September 1995

Long-term Outcome of Haemophilus influenzae Meningitis in Navajo Indian Children

Author Affiliations

From the Department of Pediatrics, University of Rochester (NY) (Dr D'Angio); Department of Pediatrics and Human Development, Michigan State University, East Lansing (Dr Froehlke); Department of Psychology, University of New Mexico, Albuquerque (Dr Plank); the Navajo Area Indian Health Service, Public Health Service (Dr Meehan and Ms Hugar); Department of Rehabilitation Medicine, University of California, Davis (Dr Aguilar); and Department of Pediatrics, Oregon University Health Sciences Center, Portland (Dr Lande).

Arch Pediatr Adolesc Med. 1995;149(9):1001-1008. doi:10.1001/archpedi.1995.02170220067009

Objectives:  To determine the long-term neurologic, cognitive, and educational outcomes of Navajo children who survived Haemophilus influenzae type b meningitis.

Design:  Retrospective cohort study, with 3.6- to 15.0-year follow-up.

Setting:  Navajo Indian reservation.

Participants:  Population-based cohort of 76 Navajo children with Haemophilus meningitis at less than 5 years of age between 1975 and 1986, with 41(54%) consenting to undergo follow-up in 1990. Each case was matched to one nearest-age sibling and one unrelated age-matched control.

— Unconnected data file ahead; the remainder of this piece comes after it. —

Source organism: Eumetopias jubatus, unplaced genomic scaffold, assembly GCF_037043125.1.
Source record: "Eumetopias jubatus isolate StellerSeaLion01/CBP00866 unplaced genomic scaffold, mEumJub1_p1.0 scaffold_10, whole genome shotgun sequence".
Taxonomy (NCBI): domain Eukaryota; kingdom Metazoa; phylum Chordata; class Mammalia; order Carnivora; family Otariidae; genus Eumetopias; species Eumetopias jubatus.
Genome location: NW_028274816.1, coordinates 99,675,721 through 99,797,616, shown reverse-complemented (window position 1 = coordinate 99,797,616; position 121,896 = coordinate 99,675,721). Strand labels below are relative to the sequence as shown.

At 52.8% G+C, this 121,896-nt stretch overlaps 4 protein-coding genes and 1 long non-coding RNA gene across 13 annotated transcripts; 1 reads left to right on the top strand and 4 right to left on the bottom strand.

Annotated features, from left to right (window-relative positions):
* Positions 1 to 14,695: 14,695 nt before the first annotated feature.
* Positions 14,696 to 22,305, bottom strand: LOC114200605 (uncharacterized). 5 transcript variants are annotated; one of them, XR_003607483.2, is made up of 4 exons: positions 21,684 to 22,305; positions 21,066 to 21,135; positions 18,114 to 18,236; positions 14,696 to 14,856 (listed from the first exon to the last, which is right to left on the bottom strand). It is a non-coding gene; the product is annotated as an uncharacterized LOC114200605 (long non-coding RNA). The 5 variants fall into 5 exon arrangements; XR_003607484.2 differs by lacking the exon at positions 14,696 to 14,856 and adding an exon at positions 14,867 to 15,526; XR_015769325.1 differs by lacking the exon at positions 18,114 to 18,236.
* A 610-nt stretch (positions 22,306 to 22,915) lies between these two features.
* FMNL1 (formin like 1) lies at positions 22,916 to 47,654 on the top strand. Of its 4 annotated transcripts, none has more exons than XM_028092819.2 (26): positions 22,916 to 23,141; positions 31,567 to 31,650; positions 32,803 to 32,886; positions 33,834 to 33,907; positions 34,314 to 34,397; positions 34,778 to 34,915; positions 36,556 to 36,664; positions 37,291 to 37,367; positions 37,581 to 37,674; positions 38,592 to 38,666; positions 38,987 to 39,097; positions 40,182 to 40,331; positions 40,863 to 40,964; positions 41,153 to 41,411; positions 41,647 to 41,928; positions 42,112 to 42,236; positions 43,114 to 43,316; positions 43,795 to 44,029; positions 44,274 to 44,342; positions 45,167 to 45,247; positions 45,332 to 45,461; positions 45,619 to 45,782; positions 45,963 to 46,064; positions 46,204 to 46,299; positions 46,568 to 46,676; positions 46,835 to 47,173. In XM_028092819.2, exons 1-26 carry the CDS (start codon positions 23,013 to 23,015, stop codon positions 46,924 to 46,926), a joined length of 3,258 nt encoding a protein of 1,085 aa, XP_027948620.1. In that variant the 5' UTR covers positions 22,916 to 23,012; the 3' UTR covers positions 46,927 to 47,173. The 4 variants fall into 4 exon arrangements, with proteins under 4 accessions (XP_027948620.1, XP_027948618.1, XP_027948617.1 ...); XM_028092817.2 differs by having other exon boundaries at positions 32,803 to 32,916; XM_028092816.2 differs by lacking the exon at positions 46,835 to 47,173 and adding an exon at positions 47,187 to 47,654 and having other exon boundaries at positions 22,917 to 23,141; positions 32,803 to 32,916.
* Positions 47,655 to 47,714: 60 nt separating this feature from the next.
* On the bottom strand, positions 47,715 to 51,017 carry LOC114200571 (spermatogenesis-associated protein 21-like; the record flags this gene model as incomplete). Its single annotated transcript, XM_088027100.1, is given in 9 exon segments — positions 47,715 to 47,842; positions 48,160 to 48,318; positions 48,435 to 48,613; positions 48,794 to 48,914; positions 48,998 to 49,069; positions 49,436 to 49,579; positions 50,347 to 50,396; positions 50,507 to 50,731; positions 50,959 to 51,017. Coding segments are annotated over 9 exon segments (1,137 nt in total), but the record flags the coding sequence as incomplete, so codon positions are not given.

Main Outcome Measures:  Standardized intelligence test scores, neurologic abnormalities, and school performance.

Results:  The mean IQ for cases was lower than that for siblings (79 vs 87, P=.006) or age-matched controls (79 vs 95, P<.001). Twenty-nine percent of cases had severe neurologic sequelae, including mental retardation (24%), severe hearing loss (5%), cerebral palsy (7%), and seizure disorder (12%). Eight percent of siblings (relative risk for cases vs siblings, 8.0; P=.05) and 2% of age--matched controls (relative risk vs cases, 10.0; P=.01) had mental retardation. No siblings or age-matched controls had any other severe neurologic sequela. Twenty-nine percent of cases, 23% of siblings (relative risk, 2.5; P=.45), and 0% of age-matched controls (P=.001) required special education services, while 42% of cases, 23% of siblings (relative risk, 3.3; P=.10), and 11% of age-matched controls (relative risk, 4.0; P=.005) had been retained in a grade in school.

Conclusions:  Navajo survivors of Haemophilus meningitis suffer more long-term neurologic, cognitive, and school-related disability than siblings or age-matched controls. They may also suffer higher morbidity than Haemophilus meningitis survivors in the general population.(Arch Pediatr Adolesc Med. 1995;149:1001-1008)